On May 8, 2010 Chief Cochran returned to Atlanta to resume the position of fire chief. As the Atlanta’s Fire Chief, Cochran has spent innumerable hours training his force of almost 1200 people. He has shared the principles and values that he believes are essential to a caring and efficient department.

Among those principles, which he has called “The Fire Service Doctrines” is the value which he has called “Ism Free”. He insists that there is to be no discrimination regarding sexism, favoritism, racism, territorialism or nepotism. Under Cochran’s administration that has became the code for the Atlanta Fire and Rescue Department.

Kelvin’s leadership as an Atlanta public servant roots back to his faith and commitment to Christ. Kelvin and his wife, Carolyn, are a part of Elizabeth Baptist Church and serve as an integral part of their fellowship.

Several months ago the men of the church were engaged in a series of studies called “A Quest for Authentic Manhood;’ and when some of the men began to mention their struggles with condemnation Cochran wondered how “saved” men could live under the dark cloud of guilt and condemnation. The question, “Who told you that you were naked?” gripped his heart and mind.

He began to study the word “naked” from a Biblical perspective and concluded that the “naked” were spiritually dead. He thought, “The instigator of spiritual death is Satan. The progenitor of spiritual death is Adam. And when Adam and Eve succumbed to Satan’s provocative temptation they realized that they were naked.”

Cochran also studied the word “clothed” and realized that it was a reference to redemption. He surmised, “When a man is adequately covered, he is confident and accountable – that a redeemed man is no longer ‘the naked’, but with Christ he is ‘the clothed.’”

The Fire Chief sensed that through his study the Lord was leading him to write a book that he chose to call “Who Told You That You Were Naked?”

Cochran has never tried to market his self-published book, but has shared the book with his church and has given books to his colleagues at work. After work on Monday the Chief has hosted a Bible study for those who were interested. Other colleagues have frequently sought him out for spiritual counseling. He consistently provided counsel by sharing truths from the Word of God.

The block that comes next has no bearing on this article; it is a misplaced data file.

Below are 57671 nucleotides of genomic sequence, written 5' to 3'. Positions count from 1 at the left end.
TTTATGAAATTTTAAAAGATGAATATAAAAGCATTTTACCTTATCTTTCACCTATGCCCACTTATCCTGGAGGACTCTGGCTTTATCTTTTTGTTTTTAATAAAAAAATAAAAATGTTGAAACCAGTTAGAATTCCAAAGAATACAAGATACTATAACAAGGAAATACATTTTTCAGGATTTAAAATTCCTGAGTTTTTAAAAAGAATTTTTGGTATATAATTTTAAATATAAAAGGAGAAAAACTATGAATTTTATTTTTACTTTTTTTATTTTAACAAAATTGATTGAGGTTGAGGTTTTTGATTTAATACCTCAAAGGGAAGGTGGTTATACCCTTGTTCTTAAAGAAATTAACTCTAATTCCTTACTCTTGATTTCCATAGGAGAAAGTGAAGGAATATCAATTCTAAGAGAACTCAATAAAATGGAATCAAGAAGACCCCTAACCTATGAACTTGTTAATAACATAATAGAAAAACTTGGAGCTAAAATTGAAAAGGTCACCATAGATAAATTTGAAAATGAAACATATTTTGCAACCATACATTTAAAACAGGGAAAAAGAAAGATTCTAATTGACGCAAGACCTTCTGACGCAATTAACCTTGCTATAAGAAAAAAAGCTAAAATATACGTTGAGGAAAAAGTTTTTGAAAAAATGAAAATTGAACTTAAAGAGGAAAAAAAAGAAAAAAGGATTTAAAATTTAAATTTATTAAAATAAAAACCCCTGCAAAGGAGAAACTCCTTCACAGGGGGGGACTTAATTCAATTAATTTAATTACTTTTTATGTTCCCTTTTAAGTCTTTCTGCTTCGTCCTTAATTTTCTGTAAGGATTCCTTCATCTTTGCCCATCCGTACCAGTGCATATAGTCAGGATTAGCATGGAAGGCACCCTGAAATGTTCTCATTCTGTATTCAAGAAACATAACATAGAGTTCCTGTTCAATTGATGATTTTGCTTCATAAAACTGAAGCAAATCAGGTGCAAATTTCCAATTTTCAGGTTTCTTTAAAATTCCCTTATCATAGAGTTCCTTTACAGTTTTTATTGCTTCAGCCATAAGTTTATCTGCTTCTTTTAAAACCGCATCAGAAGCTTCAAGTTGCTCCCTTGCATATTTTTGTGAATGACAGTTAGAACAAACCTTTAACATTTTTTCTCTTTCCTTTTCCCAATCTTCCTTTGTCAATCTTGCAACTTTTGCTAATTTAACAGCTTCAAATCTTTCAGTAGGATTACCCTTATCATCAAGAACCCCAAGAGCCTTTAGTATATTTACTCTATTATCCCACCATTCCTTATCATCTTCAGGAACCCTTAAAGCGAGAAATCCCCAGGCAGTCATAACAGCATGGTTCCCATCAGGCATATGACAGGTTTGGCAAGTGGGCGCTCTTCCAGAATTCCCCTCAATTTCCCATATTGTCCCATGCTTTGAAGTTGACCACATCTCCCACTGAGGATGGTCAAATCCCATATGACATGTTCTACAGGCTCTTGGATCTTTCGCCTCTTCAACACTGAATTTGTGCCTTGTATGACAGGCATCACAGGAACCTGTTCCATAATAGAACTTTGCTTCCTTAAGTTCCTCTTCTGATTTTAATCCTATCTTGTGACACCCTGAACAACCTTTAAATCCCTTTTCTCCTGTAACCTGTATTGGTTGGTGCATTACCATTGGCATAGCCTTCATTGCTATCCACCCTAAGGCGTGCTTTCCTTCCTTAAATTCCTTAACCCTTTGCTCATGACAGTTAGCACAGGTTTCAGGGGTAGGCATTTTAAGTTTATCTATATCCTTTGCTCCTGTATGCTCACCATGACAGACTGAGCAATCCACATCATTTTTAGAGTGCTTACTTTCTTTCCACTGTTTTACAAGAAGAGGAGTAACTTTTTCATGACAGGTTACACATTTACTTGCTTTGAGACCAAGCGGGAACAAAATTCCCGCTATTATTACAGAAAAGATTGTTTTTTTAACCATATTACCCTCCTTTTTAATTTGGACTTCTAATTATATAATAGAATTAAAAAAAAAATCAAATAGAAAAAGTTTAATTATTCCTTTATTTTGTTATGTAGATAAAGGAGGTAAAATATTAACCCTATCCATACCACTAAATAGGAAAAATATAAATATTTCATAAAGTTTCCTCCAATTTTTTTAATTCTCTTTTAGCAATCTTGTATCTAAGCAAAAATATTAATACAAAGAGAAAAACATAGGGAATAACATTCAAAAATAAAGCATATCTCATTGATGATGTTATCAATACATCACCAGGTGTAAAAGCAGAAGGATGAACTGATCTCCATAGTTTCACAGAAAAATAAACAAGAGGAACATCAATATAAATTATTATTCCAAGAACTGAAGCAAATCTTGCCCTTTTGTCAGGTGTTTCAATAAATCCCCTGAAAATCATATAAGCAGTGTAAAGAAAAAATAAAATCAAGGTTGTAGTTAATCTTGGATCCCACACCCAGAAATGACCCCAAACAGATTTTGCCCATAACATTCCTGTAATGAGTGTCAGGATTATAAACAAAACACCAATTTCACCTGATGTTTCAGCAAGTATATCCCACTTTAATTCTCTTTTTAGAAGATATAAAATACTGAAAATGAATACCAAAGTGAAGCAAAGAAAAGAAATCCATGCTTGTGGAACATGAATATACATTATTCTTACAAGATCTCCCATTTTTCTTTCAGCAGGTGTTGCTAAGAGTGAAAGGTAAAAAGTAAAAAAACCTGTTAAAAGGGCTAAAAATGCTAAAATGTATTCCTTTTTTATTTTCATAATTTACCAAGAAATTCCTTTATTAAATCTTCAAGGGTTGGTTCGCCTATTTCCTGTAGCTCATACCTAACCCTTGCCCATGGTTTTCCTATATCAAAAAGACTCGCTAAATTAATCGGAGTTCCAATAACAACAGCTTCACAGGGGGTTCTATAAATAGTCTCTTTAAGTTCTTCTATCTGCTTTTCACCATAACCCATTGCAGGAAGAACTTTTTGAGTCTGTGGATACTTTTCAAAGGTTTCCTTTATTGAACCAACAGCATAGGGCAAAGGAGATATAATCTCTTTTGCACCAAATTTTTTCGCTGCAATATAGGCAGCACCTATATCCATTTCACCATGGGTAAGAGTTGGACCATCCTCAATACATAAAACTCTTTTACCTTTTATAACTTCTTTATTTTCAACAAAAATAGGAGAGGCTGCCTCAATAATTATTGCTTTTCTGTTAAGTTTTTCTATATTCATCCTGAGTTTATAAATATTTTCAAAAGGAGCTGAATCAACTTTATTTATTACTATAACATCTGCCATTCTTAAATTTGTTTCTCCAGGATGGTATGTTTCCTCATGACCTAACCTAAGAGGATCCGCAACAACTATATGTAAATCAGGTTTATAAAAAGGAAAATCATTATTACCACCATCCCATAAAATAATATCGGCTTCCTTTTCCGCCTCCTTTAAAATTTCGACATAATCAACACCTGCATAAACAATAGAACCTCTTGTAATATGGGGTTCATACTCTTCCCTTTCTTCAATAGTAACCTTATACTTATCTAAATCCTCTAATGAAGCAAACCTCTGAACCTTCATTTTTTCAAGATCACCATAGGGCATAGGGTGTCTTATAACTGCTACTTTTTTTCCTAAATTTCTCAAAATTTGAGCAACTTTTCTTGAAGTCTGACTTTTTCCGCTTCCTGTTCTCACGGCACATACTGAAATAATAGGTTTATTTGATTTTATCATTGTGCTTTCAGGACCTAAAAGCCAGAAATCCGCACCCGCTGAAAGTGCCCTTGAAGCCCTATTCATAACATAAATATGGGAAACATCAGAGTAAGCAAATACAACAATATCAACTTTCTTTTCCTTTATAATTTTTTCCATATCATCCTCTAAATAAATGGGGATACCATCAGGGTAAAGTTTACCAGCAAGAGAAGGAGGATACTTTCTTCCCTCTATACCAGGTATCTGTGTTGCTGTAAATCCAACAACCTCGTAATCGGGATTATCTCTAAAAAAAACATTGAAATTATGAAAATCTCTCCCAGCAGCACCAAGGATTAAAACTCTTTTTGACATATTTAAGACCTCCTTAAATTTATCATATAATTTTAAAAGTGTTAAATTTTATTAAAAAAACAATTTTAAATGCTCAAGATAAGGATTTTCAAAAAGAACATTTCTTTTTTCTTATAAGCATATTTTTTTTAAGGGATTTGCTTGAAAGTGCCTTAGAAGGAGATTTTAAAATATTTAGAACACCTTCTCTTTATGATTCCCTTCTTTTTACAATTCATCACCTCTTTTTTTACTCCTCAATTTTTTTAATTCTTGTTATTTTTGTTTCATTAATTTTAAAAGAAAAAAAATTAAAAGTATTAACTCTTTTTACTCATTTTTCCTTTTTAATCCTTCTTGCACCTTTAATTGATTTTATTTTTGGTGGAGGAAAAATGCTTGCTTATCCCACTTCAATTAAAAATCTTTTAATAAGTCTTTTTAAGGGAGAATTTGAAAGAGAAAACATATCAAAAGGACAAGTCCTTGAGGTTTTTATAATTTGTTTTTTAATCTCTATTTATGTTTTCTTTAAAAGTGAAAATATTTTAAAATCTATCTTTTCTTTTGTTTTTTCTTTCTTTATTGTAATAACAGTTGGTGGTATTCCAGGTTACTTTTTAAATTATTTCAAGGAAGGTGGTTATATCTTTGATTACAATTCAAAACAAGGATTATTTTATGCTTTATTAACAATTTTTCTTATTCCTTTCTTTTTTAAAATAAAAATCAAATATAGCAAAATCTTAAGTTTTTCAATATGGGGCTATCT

Even when he gave his books to colleagues he never signed the books as the Fire Chief, because he did not want to appear to use his position in an untoward way. However on page 82 of Cochran’s book he wrote that uncleanness “is opposite of purity; including sodomy, homosexuality, lesbianism, pederasty, bestiality, and all other forms of sexual perversion.”

Those words, which are consistent with the teaching of the Bible, are the words that prompted Cochran’s suspension. But this issue is bigger than the impact it has had on Kelvin Cochran. It impacts every Baptist and every person of faith in Georgia and in the nation.

I realize that our churches are open and our religious institutions continue to function and everything on the religious front may look copacetic. But when you begin to look beneath the surface, cknowledge the threats and analyze them, you begin to realize that our religious liberty is under an organized and concentrated assault.

Recently there have been multiple attempts to prevent Christians from speaking to the cultural issues of the day. The Christian Index have attempted to communicate to you, our readers, of some of the moves to silence believers, to push activist agendas, to stifle freedom and to intimidate our pulpits.

In Janet Folger Porter’s book, The Criminalization of Christianity, she writes, “As a Christian in this country, you may be understandably reluctant to speak out on moral issues like abortion, homosexuality, or pornography. But while we have the right to remain silent, that’s not what God calls us to do.

“Because if the world can silence the truth, it will silence the Gospel.”